• Doctor
  • GP practice

Churchill Medical Centre

Overall: Good read more about inspection ratings

Clifton Road, Kingston Upon Thames, Surrey, KT2 6PG (020) 3727 2230

Provided and run by:
Churchill Medical Centre

All Inspections

4 August 2022

During a monthly review of our data

We carried out a review of the data available to us about Churchill Medical Centre on 4 August 2022. We have not found evidence that we need to carry out an inspection or reassess our rating at this stage.

This could change at any time if we receive new information. We will continue to monitor data about this service.

If you have concerns about Churchill Medical Centre, you can give feedback on this service.

3 December 2019

During an annual regulatory review

We reviewed the information available to us about Churchill Medical Centre on 3 December 2019. We did not find evidence of significant changes to the quality of service being provided since the last inspection. As a result, we decided not to inspect the surgery at this time. We will continue to monitor this information about this service throughout the year and may inspect the surgery when we see evidence of potential changes.

2 June 2015

During a routine inspection

Letter from the Chief Inspector of General Practice

We carried out an announced comprehensive inspection at Churchill Medical Centre on 2 June 2015. Overall the practice is rated as good. Specifically, we found the practice to be good for providing safe, well-led, effective, caring and responsive services. It was also good for providing services to the six population groups we inspect - People whose circumstances may make them vulnerable, Older people; People with long-term conditions; Families, children and young people; Working age people (including those recently retired and students); and People experiencing poor mental health (including dementia).

Our key findings across all the areas we inspected were as follows:

  • Staff understood and fulfilled their responsibilities to raise concerns, and to report incidents and near misses. Information about safety was recorded, monitored, appropriately reviewed and addressed.
  • Risks to patients were assessed and well managed.
  • Patients’ needs were assessed and care was planned and delivered following best practice guidance.
  • Staff had received training appropriate to their roles and any further training needs had been identified and planned.
  • Patients said they were treated with compassion, dignity and respect and they were involved in their care and decisions about their treatment.
  • The practice had good facilities and was well equipped to treat patients and meet their needs.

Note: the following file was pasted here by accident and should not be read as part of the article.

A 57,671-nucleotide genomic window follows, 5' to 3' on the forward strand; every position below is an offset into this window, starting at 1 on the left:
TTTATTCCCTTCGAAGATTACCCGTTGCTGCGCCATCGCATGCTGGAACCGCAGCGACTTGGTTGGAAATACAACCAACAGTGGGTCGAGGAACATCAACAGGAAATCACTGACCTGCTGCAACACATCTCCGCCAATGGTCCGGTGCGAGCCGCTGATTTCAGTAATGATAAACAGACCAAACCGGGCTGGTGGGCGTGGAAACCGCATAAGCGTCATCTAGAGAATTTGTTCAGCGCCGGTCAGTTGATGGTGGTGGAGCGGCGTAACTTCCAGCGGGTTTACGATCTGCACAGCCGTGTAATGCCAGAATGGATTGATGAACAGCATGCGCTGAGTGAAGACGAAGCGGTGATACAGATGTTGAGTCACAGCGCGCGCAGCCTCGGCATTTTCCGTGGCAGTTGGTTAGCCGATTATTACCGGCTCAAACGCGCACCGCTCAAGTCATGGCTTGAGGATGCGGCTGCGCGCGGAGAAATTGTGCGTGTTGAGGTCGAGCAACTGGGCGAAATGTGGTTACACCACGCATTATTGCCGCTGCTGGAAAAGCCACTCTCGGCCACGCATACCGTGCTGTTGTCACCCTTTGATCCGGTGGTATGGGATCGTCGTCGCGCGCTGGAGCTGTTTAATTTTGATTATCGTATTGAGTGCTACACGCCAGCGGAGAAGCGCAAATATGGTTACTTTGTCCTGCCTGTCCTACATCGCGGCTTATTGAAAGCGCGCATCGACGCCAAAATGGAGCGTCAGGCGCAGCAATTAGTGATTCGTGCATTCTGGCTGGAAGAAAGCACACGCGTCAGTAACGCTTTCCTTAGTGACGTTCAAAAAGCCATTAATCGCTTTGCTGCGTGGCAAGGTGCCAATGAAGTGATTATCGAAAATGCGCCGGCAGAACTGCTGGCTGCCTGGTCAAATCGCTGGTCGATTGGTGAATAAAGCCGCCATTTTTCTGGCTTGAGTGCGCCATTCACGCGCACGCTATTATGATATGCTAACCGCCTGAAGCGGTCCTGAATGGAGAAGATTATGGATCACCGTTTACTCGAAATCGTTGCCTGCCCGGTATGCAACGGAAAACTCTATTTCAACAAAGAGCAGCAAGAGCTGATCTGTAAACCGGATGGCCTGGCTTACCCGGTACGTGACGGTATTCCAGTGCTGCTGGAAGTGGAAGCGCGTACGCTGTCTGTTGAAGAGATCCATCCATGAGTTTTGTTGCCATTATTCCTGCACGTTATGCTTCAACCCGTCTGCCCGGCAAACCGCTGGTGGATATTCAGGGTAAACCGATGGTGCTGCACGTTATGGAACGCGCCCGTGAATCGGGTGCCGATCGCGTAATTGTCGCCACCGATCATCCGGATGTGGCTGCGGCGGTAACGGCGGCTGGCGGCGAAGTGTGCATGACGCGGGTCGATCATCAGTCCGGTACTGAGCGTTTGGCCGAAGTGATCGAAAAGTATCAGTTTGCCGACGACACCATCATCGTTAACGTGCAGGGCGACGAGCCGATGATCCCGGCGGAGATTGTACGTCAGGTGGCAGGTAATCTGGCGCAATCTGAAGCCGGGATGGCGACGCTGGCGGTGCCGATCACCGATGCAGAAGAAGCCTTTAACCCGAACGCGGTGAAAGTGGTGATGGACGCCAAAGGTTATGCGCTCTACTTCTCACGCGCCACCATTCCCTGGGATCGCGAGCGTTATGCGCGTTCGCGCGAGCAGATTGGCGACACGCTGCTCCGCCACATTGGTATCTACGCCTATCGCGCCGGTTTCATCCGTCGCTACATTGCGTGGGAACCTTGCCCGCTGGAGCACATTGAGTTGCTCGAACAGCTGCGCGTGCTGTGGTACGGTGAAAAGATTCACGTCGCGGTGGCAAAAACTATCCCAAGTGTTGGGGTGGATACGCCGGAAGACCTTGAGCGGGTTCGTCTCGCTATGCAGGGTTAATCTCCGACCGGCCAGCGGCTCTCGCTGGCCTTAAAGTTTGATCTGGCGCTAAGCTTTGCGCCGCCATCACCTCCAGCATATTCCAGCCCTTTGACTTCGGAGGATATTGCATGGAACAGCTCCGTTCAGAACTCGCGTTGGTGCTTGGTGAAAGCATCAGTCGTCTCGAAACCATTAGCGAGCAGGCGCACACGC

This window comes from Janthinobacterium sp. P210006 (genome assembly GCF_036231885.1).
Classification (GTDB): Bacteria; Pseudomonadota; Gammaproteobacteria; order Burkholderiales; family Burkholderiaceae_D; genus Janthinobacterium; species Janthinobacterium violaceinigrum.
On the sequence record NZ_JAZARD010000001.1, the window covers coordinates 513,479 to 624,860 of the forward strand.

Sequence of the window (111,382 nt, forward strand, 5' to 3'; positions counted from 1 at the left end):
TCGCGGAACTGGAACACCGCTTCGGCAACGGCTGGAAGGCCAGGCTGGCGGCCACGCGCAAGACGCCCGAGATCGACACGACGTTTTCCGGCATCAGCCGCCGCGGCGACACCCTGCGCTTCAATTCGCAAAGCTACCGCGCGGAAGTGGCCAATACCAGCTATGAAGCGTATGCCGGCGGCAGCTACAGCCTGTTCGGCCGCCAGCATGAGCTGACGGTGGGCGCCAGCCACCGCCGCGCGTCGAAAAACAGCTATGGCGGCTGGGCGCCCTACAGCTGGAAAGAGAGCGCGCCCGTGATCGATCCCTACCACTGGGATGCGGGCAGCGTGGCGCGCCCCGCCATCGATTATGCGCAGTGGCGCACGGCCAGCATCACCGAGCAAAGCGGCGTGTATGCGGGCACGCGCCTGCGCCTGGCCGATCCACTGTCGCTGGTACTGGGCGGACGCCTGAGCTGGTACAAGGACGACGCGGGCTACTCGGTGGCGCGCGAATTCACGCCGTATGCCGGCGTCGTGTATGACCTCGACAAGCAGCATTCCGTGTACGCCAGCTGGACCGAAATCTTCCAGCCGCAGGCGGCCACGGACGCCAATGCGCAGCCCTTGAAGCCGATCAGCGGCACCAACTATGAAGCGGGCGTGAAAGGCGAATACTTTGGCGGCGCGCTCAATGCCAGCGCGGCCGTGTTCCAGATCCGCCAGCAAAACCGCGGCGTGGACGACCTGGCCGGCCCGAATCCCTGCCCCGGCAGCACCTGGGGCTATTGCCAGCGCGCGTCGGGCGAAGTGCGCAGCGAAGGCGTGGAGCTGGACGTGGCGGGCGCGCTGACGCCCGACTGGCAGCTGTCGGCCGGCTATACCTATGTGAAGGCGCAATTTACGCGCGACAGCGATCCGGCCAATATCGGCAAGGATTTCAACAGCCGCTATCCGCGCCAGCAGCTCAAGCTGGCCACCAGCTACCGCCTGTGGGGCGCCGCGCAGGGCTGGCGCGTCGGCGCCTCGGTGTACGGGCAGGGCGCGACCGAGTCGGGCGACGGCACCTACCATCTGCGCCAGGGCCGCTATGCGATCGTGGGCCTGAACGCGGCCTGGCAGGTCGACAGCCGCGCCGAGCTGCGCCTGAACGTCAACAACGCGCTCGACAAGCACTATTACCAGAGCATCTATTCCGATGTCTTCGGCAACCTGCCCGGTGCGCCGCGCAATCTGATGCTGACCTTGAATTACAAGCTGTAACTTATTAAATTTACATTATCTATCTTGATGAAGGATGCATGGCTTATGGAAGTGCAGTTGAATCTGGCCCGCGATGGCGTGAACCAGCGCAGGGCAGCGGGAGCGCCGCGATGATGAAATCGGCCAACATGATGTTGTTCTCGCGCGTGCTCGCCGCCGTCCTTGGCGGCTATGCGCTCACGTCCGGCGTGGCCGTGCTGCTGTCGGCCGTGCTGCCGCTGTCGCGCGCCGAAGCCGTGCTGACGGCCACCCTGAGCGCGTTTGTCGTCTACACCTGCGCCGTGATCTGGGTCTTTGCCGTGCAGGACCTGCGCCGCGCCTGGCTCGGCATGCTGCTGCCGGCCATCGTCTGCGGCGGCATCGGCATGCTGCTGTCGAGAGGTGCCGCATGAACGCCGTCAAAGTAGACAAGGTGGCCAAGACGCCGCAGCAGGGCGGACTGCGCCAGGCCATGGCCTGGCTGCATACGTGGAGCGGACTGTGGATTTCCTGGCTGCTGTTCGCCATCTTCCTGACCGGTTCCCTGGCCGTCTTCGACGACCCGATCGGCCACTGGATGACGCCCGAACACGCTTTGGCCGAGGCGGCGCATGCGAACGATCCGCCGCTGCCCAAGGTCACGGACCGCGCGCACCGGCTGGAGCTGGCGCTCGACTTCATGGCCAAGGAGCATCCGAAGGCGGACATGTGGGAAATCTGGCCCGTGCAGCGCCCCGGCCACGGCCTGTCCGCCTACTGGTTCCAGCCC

• There was a clear leadership structure and staff felt supported by management.
  • Staff were aware of the practice’s vision and values and contributed towards them. The practice had achieved an Investors in People award.
  • The practice proactively sought feedback from staff and patients, which it acted on. This included creating a specific children’s waiting area.
  • The practice has a schedule of audits, which included re-auditing.
  • Patients appreciated the flexibility of being able to access services at any one of three sites.
  • Parentcraft classes were provided and the cost covered by the practice.
  • The practice had some satisfactory Quality Outcome Framework (QOF) outcomes but was below the national average in a number of areas including diabetes and dementia.
  • Patient satisfaction with the appointment system and the availability of their preferred GP fell below the Commissioning Contracting Group (CCG) and national averages.
  • We found some out of date oxygen masks, although the practice did also have masks that were within their expiry date.

We saw several areas of outstanding practice including:

  • The practice had won a NICE (National Institute for Health and Care Excellence) shared learning award in 2014 for its antibiotic prescribing programme which was adopted by the CCG.
  • The health care assistants ran a ‘Weigh to go’ exercise and healthy eating class in the evenings and leaflets advertising this were on display in the waiting room.

However there were areas of practice where the provider needs to make improvements. Importantly the provider should:

  • Ensure all equipment, including oxygen masks are within their use by date.
  • Provide health care assistants with identified clinical supervision.
  • Ensure all clinical staff have up to date hepatitis B vaccination.
  • Ensure established protocols regarding immunisations are in place, particularly regarding patient specific directions.
  • Introduce a cleaning checklist so staff know what has been cleaned and when.
  • Ensure that fire emergency action plans are regularly rehearsed, and the fire risk assessment periodically reviewed.

Professor Steve Field (CBE FRCP FFPH FRCGP) 

Chief Inspector of General Practice